Responses from locals and business owners after the jump.

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ON DECK, MAYBE: NEW DOWNTOWN GARAGE

menna-010111Mayor Pasquale Menna says Red Bank has an “extraordinary” parking shortage that is crimping downtown businesses. (Click to enlarge)

After idling for several years, the possibility that Red Bank may get a second downtown parking garage is back in gear.

Though he never mentioned the word “garage” or “deck,” Mayor Pasquale Menna said Saturday that he would appoint a committee to explore ways to address what he called a perennial problem: “surface parking.”

“Everybody talks about parking, and they all say the mayor doesn’t talk about it enough, so let me stick my neck out,” he told an audience that packed the council chambers for the annual borough government reorganization . “Beginning this year, the council will be discussing initiatives that will carve out initiatives for parking on borough-owned properties in the business district.”

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BALLEW JEWELERS TO END 124-YEAR RUN

ballew-111610The ‘lollipop’ clock outside Ballew Jewelers has been a Broad Street fixture since 1902, when the store was known as Reussille Jewelers. (Click to enlarge)

By DUSTIN RACIOPPI

Ballew Jewelers, a Red Bank staple since 1886, when it began as Reussille Jewelers, is pulling out of town, leaving a gaping hole, both symbolic and tangible, in a downtown struggling to tread water in a difficult economy.

News of the closing hit some of the nearby merchants like a sucker punch.

“It’s horrible. Horrible,” said Zebu Forno owner Andrew Gennusa. “For a business that’s more than a hundred years old to close here, it’s like a death.”

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RED BANK TRIES ON A SHORT-TERM RENTAL

syndicated-111610Syndicated Clothing moved into Red Bank on a temporary basis, but wants to make the borough a permanent home. (Click to enlarge)

By DUSTIN RACIOPPI

The idea isn’t particularly new in the world of retailing, especially around holidays: a store sets up in a vacant space for a few weeks or months, does some hasty business, and then makes a planned exit.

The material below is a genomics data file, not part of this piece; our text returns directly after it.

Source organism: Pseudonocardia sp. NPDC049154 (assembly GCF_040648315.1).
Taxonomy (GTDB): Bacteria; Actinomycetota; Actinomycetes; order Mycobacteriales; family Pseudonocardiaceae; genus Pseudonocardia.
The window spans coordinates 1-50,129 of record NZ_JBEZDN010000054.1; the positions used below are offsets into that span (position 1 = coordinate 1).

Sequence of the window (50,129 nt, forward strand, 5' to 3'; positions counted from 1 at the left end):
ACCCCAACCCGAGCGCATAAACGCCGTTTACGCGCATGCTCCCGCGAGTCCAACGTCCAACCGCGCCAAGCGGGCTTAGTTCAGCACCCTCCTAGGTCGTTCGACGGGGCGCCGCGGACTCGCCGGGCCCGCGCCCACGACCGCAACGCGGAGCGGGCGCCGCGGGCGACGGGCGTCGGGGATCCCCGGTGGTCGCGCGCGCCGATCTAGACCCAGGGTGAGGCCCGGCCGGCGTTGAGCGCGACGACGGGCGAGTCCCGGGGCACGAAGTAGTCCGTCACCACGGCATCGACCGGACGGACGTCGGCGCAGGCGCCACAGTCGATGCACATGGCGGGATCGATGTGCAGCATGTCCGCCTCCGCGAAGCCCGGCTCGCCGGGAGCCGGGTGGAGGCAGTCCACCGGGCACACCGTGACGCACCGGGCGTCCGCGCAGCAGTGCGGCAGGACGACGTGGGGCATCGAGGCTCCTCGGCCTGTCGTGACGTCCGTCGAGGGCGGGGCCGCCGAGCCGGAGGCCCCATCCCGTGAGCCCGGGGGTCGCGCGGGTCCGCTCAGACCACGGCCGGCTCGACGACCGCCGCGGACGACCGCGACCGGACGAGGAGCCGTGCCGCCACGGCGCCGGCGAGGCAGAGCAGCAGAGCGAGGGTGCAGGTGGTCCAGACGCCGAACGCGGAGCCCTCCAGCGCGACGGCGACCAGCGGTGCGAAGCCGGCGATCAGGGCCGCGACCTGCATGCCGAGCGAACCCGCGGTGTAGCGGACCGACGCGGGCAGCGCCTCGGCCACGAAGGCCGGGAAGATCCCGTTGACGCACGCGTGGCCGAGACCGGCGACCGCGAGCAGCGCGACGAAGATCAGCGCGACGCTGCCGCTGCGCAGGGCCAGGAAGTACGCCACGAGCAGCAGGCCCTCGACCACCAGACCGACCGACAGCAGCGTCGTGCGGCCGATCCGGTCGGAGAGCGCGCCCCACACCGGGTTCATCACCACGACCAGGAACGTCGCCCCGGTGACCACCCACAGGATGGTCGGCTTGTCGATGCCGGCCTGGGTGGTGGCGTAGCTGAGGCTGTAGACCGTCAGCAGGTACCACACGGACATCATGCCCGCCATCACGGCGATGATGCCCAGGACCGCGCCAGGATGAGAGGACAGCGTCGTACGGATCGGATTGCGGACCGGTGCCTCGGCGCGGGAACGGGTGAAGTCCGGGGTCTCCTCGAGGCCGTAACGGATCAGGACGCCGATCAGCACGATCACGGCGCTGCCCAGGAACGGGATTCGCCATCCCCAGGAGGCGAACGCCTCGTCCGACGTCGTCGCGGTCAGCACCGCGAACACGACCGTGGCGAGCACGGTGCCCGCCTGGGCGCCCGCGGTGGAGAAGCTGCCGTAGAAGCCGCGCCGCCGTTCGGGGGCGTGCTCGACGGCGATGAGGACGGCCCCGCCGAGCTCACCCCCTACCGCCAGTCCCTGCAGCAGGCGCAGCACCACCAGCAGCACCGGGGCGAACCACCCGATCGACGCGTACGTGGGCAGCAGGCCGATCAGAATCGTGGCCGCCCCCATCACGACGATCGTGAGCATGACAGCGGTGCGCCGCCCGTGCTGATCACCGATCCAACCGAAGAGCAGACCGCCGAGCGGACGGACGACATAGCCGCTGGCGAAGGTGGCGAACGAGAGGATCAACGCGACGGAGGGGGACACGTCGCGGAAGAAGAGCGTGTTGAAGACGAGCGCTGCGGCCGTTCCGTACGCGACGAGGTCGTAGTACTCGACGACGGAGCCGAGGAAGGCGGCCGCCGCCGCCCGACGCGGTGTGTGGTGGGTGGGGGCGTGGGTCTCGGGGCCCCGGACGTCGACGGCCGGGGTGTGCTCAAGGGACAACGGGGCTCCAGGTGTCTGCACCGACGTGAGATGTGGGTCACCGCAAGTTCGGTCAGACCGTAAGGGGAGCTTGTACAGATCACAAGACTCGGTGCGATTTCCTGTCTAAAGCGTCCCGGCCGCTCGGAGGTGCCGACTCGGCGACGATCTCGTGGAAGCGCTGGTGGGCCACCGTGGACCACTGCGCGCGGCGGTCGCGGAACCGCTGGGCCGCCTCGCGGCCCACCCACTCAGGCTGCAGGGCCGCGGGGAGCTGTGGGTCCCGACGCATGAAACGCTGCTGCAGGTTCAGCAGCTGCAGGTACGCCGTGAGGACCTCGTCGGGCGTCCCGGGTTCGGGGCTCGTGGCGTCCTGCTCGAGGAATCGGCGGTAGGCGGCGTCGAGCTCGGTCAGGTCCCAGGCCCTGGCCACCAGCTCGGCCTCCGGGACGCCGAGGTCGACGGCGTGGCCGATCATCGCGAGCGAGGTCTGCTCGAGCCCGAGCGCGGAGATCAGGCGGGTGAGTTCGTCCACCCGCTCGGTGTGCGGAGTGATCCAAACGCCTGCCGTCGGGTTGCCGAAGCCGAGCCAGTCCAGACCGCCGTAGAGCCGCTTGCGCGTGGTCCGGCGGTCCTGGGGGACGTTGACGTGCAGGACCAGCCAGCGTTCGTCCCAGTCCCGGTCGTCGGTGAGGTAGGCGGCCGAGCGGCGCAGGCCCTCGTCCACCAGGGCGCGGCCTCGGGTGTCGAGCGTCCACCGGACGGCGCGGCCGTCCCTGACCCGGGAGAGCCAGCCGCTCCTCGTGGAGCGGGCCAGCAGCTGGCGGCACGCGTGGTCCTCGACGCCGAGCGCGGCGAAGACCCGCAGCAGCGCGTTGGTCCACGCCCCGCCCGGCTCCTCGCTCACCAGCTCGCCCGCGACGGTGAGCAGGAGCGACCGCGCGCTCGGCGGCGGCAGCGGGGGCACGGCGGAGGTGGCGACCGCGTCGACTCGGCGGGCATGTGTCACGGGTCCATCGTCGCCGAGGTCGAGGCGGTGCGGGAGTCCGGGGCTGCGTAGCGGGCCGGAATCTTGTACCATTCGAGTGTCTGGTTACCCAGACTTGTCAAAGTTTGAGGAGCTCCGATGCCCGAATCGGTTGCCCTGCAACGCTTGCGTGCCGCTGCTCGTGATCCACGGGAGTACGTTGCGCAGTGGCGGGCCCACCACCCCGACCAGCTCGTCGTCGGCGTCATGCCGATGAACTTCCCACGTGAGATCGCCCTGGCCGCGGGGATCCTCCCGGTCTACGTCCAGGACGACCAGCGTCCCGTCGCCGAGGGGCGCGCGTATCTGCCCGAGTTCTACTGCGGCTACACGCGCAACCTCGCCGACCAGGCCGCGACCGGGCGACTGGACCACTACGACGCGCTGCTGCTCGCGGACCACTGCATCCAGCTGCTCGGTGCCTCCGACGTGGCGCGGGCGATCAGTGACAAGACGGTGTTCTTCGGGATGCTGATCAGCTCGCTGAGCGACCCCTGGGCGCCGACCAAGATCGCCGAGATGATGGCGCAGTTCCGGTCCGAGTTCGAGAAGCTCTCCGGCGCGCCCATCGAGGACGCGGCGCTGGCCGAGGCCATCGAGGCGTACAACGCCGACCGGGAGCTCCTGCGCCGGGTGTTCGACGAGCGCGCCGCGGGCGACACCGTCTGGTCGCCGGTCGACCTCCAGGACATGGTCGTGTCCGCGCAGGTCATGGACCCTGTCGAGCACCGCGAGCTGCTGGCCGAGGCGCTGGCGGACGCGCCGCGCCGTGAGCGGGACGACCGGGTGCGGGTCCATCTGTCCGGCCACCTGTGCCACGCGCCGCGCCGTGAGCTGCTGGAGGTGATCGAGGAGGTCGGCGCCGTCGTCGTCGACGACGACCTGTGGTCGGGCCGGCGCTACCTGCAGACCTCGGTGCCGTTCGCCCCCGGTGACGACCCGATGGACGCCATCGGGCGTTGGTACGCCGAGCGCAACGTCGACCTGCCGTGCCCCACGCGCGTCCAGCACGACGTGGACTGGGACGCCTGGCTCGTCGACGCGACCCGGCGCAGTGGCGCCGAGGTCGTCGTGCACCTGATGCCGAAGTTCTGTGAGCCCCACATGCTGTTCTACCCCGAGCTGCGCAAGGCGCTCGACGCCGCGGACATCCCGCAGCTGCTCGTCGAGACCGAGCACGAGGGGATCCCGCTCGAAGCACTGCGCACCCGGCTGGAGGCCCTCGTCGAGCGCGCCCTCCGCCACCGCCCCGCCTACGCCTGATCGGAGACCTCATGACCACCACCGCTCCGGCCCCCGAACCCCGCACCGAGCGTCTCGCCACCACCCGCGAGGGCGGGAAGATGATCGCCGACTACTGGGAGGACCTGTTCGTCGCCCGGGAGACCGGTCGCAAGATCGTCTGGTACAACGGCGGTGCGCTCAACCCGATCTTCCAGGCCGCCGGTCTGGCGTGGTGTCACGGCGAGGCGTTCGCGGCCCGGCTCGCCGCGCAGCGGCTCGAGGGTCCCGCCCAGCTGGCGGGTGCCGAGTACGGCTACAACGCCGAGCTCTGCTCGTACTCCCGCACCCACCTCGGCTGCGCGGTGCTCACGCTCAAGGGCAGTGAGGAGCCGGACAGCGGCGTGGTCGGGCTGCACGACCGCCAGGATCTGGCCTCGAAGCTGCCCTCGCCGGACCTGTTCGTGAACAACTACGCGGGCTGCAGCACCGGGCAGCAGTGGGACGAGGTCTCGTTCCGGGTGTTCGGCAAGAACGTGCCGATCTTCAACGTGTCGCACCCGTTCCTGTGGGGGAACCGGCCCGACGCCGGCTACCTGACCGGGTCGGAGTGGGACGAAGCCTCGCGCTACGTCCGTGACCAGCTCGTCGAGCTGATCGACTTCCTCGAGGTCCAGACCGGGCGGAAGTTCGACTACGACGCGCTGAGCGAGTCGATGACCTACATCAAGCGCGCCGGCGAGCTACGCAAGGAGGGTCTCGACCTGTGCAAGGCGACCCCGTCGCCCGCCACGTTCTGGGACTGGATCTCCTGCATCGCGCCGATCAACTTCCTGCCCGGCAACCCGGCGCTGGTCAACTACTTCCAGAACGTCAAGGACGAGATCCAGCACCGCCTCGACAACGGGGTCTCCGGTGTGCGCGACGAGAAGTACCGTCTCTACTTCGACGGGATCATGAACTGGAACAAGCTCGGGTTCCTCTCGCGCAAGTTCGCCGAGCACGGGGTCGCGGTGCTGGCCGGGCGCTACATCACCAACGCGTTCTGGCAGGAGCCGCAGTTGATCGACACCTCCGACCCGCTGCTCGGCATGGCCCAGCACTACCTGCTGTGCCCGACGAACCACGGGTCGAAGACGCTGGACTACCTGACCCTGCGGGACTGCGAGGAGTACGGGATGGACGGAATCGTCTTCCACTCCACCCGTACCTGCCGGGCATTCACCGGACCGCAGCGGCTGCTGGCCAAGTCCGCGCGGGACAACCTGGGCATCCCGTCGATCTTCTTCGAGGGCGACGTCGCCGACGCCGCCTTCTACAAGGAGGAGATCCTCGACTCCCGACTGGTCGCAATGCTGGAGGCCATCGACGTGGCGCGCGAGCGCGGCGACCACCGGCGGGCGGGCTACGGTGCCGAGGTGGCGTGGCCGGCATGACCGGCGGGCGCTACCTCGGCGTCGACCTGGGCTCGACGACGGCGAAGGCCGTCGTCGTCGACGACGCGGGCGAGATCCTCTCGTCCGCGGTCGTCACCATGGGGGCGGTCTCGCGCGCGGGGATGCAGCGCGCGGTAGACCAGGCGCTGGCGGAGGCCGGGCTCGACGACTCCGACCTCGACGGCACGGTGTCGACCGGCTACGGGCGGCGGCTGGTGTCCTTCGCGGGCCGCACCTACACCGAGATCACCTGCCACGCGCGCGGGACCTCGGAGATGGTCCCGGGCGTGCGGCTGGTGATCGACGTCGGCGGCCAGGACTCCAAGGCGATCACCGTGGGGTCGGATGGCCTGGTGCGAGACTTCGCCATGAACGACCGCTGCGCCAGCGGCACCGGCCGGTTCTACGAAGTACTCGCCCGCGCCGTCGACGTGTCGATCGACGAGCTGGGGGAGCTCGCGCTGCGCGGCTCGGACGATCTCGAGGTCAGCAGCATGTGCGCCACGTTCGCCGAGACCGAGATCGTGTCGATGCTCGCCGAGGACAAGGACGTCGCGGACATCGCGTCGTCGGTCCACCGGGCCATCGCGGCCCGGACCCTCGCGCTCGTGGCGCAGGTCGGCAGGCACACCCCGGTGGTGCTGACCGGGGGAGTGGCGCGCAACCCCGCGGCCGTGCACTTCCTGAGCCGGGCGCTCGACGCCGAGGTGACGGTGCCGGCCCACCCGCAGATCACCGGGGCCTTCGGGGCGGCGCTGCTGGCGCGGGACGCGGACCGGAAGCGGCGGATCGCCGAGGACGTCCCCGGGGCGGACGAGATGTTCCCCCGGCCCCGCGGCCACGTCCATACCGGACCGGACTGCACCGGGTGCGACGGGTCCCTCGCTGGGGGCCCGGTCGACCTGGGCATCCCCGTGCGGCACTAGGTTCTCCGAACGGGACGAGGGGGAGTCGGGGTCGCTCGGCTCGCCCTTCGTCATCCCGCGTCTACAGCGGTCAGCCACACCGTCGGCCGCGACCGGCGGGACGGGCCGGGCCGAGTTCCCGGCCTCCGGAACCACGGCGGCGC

But in Red Bank, the pop-up store phenomenon now has a twist, with the addition of Syndicated Clothing to West Front Street. Rather than packing up and leaving after a stated period, the store’s owners are hoping a short-term lease will give them a toehold on a permanent place in town.

If landlords are amenable, short-term leases could not only fill some of the empty storefronts in town, but more importantly, could help jumpstart economic activity, says Nancy Adams, executive director of Red Bank RiverCenter, which promotes the downtown.

Problem is, not all landlords are into it.

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GOT AN EXTRA TREE LYING AROUND?

tree-litYes, folks, it’s that time of year. The book is closed on Halloween. Jim Bruno’s crew from Powerhouse Signworks has started stringing lights in trees downtown. And the event planners at Red Bank RiverCenter are sniffing around for a tree.

No, not one of Bruno’s trees. This one needs to be 20- to 25-feet tall, evergreen, full-bodied and ready to give its life for the joy of the multitudes expected to jam Monmouth and Broad Streets on Friday, November 26.

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PARKING TICKETS? NOT ON TUESDAYS

meter-cartNo parking meter tickets have been written all summer on a Tuesday. (Photo by Dustin Racioppi; click to enlarge)

By DUSTIN RACIOPPI

Since July, Sunday has been the only day of the week you could park in downtown Red Bank without feeding money into the borough’s parking meters between 9a and 6p.

Or so we’ve thought.

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A RANDOM WALK THROUGH A TODDLIN’ TOWN

A hot summer night, dazzling smiles, an irresistible rhythm, a bit of flesh revealed…

Saturday nights have been hopping in downtown Red Bank of late, so redbankgreen dispatched photographer Peter Lindner to the streets and bars last Saturday to capture the post-sundown vibe.

He filed this set of 102 shots, from the couple enjoying a quiet dinner to the guys and gals on the prowl to to the folks who make it all happen in an orderly, law-abiding sort of way. Enjoy!

To enlarge the photo display, start it, then click the embiggen symbol in the lower right corner. To get back to redbankgreen, hit your escape key.